This small brass memorial plaque (Stolperstein or stumbling stone) commemorates:
* Hermann Horn, born 1890, deported 1942, Theresienstadt, murdered 11 December 1944.
Hermann and Anna Horn lived in Cologne-Lindenthal where their children, Hannelore and Kurt, were born. Later they lived in a village in Saxony, then 6 months in Holland, after which they moved to Chemnitz due to Hermann’s work. Starting in 1938, the children were forced to attend Jewish schools. Then after Kristallnacht, Hermann and Anna sent both children to England in January 1939 with the help of Kindertransport.
Hermann and Anna stayed behind. Over 3 years later, they were both deported from Chemnitz to Theresienstadt on 8 September 1942. Hermann died 2 years later of starvation and disease. Anna survived. She was taken on a "Freedom transport" to Switzerland in February 1945. About a year later, the Red Cross took her to England to live with her daughter, who had married and become Ann Cohen. Anna Horn lived with the Cohens in England until her death in 1960.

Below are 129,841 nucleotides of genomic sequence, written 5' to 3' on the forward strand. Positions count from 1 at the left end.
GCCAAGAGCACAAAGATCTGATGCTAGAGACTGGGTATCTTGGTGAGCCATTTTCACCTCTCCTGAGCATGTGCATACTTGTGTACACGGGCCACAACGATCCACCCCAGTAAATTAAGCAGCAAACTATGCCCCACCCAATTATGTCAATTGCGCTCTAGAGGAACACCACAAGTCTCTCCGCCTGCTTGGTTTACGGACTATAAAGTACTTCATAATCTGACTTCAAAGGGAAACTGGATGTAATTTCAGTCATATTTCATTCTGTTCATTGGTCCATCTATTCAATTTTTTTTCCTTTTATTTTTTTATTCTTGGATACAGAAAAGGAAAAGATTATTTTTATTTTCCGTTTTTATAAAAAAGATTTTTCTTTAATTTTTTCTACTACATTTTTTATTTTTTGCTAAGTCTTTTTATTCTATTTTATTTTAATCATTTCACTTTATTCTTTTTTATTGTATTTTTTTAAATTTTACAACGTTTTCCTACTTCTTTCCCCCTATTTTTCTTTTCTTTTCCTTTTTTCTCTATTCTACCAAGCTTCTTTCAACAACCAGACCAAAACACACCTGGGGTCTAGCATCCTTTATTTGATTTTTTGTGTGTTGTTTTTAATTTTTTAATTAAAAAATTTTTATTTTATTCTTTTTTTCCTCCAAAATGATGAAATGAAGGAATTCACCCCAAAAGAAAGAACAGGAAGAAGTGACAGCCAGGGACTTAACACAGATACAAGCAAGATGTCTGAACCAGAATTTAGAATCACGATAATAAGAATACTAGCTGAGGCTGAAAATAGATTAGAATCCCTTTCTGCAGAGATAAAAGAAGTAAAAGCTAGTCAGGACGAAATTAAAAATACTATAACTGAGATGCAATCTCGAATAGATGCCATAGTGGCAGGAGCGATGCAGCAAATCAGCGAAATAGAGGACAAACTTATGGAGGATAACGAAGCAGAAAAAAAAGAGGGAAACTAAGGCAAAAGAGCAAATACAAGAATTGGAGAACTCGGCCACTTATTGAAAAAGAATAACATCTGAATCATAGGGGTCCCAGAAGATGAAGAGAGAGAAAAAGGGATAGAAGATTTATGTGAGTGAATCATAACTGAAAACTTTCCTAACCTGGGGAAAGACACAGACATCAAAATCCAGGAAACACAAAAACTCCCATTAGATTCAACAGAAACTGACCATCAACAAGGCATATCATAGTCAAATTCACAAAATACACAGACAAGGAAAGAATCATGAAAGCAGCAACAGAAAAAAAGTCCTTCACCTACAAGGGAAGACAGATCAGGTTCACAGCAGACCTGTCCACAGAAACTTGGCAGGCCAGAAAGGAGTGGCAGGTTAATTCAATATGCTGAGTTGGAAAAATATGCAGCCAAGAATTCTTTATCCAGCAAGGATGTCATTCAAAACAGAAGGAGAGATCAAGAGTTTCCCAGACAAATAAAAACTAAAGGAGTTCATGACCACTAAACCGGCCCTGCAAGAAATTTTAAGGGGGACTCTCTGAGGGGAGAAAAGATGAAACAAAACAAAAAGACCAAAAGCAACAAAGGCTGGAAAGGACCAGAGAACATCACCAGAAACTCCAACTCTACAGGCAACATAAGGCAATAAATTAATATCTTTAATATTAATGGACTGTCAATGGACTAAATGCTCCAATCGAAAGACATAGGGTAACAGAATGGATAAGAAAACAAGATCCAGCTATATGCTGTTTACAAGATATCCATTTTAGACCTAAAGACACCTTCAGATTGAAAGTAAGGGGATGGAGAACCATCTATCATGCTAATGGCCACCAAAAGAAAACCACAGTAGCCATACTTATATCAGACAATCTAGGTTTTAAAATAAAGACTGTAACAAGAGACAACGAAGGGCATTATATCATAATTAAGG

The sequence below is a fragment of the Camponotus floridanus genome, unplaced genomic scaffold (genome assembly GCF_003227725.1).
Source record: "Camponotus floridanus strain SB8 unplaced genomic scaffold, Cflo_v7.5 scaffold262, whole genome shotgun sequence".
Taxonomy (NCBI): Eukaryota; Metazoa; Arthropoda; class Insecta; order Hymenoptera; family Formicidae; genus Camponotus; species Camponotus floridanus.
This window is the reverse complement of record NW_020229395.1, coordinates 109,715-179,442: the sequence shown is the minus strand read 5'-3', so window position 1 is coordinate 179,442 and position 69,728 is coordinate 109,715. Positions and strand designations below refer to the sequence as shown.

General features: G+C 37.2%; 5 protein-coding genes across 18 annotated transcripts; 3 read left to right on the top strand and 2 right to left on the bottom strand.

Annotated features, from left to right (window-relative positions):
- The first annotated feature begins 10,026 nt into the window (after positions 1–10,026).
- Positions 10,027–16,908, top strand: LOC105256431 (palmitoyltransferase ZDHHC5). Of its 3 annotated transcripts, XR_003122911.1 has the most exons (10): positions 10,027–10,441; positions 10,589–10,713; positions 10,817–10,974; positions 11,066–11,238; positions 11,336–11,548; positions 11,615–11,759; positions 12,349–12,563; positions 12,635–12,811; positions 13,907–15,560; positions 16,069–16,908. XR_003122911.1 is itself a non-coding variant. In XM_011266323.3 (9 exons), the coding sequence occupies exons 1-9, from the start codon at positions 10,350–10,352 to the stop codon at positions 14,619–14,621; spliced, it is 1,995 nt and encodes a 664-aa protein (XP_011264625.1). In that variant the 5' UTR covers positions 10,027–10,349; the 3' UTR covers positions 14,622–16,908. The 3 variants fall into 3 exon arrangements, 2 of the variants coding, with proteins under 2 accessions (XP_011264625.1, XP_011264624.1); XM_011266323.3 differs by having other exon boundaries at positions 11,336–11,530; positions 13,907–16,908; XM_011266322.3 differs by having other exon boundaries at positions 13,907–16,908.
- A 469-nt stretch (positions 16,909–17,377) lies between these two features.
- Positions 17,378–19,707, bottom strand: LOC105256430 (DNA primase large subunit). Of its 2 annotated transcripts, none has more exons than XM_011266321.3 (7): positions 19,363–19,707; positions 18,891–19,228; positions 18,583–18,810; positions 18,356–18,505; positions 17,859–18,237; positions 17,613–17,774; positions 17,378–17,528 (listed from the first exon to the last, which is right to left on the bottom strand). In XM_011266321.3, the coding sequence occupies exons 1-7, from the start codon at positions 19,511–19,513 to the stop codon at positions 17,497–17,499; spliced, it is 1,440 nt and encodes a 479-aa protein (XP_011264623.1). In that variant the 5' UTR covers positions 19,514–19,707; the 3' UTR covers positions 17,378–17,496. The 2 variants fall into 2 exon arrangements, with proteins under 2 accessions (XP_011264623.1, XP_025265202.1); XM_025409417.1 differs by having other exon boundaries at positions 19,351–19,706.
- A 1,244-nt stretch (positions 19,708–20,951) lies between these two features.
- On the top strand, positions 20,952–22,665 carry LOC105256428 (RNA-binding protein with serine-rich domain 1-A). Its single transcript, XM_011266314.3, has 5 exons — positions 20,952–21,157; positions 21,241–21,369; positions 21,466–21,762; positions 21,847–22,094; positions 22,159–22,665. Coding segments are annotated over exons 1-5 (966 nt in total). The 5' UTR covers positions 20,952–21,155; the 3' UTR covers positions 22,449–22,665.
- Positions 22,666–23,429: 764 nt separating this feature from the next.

"Stolpersteine" is an art project for Europe by Gunter Demnig to commemorate victims of National Socialism (Nazism). Stolpersteine (stumbling stones) are small, 10x10cm brass plaques placed in the pavement in front of the last voluntary residence of (mostly Jewish) victims who were murdered by the Nazis. Each plaque is engraved with the victim’s name, date of birth, and place (mostly a concentration camp) and date of death. By doing this, Gunter Demnig gives an individual memorial to each victim. One stone, one name, one person. He cites the Talmud: "A human being is forgotten only when his or her name is forgotten."
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